THE QUALITIES OF CREON As readers, we have to make judgments and interpretations of different characters. In the book, Antigone, translated by David Greene, there is a character by the name of Creon. While reading Antigone, some important descriptions about Creon become apparent. He views himself as the perfect leader, believes he is always correct, and wants control over people. Creon believes he is the only perfect ruler for Thebes. He believes that he can create a better city with his presence: 'I would not be silent if I saw ruin, ...
.' (p. 168 l. 203-204). 'I would not count any enemy of my country as a friend-' (p. 168 l. 205-206).
He further continues by stating 'I will make her greater still' (p. 168 l. 210). In this last quote Creon declares that he will improve the city (she) by his rulings. Creon describes how his qualities make him a good ruler and how he would act in different situations. Furthermore, Creon views himself a good leader because he believes he has the best attributes and no one can compare to him.
Creon shows his over-confidence when he boasts of his role as the perfect ruler of Thebes. In addition, Creon believes he is always correct in his judgments and his beliefs. Before the sentry even explains the event that has occurred, the sentry states that he is only a messenger and that he has not committed the act. Yet Creon still accuses the sentry of receiving money for the act and threatens to punish him. 'That will teach you in the days to come from what you may draw profit... ill-gotten gains ruin more than they save' (p.
172-173 l. 342-346). Creon does not think logically that the sentry would not turn himself in for such an impious act. Consequently, the Chorus suggests that the act may have been committed by God.
Creon stops this 'nonsense' conversation immediately and rebukes that Zeus and the gods would not honor criminals. Creon seems to believe he knows everything and stubbornly refuses to listen to others. He goes as far as not believing his son, Haemon, when Haemon informs his father of the reputation he has created to the citizens. Creon believes that 'It seems this boy (Haemon) is on the woman's side (Antigone) ' (p. 190 l. 803).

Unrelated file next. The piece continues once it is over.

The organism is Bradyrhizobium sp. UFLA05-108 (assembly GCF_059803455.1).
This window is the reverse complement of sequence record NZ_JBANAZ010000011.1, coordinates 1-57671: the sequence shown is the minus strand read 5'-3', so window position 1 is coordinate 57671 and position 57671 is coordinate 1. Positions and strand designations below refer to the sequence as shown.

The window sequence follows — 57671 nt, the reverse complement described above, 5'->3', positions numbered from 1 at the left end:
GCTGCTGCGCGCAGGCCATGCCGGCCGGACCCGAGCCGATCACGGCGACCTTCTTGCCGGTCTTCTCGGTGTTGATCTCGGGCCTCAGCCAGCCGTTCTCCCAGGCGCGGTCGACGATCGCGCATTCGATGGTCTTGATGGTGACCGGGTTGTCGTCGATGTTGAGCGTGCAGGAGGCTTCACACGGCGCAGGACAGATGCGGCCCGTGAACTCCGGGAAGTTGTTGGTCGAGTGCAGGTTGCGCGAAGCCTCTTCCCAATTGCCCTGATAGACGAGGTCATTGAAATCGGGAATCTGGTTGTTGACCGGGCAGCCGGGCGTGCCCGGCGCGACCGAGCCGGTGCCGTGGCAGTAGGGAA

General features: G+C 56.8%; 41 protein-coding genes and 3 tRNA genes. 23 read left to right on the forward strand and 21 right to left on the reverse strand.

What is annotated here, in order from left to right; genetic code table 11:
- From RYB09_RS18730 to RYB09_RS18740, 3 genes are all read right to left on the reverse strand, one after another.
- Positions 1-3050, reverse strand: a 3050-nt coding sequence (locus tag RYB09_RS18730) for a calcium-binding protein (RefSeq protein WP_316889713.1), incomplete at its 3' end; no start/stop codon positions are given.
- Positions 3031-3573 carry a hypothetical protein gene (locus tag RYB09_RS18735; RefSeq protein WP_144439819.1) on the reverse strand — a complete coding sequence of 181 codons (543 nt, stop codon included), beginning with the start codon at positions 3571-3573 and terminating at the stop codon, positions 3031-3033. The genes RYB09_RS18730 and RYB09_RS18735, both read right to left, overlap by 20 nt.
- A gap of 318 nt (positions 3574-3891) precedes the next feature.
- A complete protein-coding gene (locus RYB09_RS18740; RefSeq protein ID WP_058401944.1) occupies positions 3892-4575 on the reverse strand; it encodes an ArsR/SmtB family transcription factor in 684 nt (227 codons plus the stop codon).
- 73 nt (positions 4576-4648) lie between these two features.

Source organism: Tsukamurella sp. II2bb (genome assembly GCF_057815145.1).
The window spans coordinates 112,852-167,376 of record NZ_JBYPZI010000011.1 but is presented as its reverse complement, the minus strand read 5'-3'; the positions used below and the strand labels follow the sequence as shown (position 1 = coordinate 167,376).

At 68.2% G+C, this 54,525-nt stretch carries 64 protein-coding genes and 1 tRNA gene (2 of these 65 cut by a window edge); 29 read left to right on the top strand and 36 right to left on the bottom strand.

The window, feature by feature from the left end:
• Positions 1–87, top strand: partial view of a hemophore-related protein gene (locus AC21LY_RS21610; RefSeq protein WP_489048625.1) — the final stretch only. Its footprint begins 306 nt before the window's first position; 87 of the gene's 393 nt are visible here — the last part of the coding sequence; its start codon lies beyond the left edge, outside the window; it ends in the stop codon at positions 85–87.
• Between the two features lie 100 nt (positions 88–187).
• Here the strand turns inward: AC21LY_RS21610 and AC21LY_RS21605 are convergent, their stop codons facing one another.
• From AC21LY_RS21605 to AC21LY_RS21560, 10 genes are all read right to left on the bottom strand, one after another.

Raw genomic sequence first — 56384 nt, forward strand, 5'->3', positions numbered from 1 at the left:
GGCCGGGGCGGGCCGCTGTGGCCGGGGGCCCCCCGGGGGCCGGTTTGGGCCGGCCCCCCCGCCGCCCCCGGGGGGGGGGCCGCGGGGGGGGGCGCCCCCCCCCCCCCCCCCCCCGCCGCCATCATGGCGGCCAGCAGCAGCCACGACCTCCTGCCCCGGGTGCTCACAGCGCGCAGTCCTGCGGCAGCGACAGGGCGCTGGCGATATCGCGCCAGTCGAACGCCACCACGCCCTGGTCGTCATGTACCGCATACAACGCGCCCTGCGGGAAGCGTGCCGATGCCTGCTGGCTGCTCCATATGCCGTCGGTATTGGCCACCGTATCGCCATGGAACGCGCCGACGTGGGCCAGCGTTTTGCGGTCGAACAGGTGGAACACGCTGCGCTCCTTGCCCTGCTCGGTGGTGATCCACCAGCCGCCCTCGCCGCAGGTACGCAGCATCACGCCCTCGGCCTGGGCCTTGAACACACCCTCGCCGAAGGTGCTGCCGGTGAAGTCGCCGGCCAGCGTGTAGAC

Creon refuses to believe what Haemon says and attacks Haemon for siding with Antigone. Creon's stubbornness brings about his own downfall when he chooses not to believe Teiresias, the blind prophet. Instead, Creon falsely accuses Teiresias of making 'profit from silver-gold... .' (p. 200 l.
1096). Insulted by the false remark of trying to make money, Teiresias tells Creon of the dangerous future ahead revolving Creon. Creon not only thinks he is the perfect ruler, but also stubbornly refuses to listen to others and believes what he thinks is correct, even without basis or proof. Creon is a very authoritative person and demands control of others.
When talking to the Chorus, Creon does not ask them to abide by the decree but demands that they follow. 'That you should not side with those who disagree' (p. 169 l. 238). Creon expects loyalty from others. It is apparent that Creon is very dominating and wants to be in control.
'The man the city sets up in authority must be obeyed in small things and in just but also in their opposites' (p. 187 l. 720-723). Through this quote the reader realizes that Creon wants obedience in everything he decides even if he is at fault. 'Their is nothing worse than disobedience to authority' (p. 187 l.
726-727). This quote further supports Creon's belief that everyone shall remain faithful to him even if he rules unjustly. This characteristic of Creon makes him rule by his own judgment instead of through the well-being of the city and the citizens. This is proved true when Creon says 'Should the city tell me how I am to rule them?' (p. 189 l. 794).
Creon has forgotten that the ruler is supposed to reach for the best counsel for the city and the citizens. Creon expects and demands loyalty from everyone even if he is a bad ruler. Creon thinks very highly of himself. He is under the impression that he is a great ruler and will improve Thebes although he ends up doing the opposite. In addition, Creon believes he is always correct even if he isn't. Another characteristic of Creon is that he wants to be in authority and expects loyalty from everyone.
Creon is obviously an over-confident and dominating figure that needs to readjust his view of life and his role in society.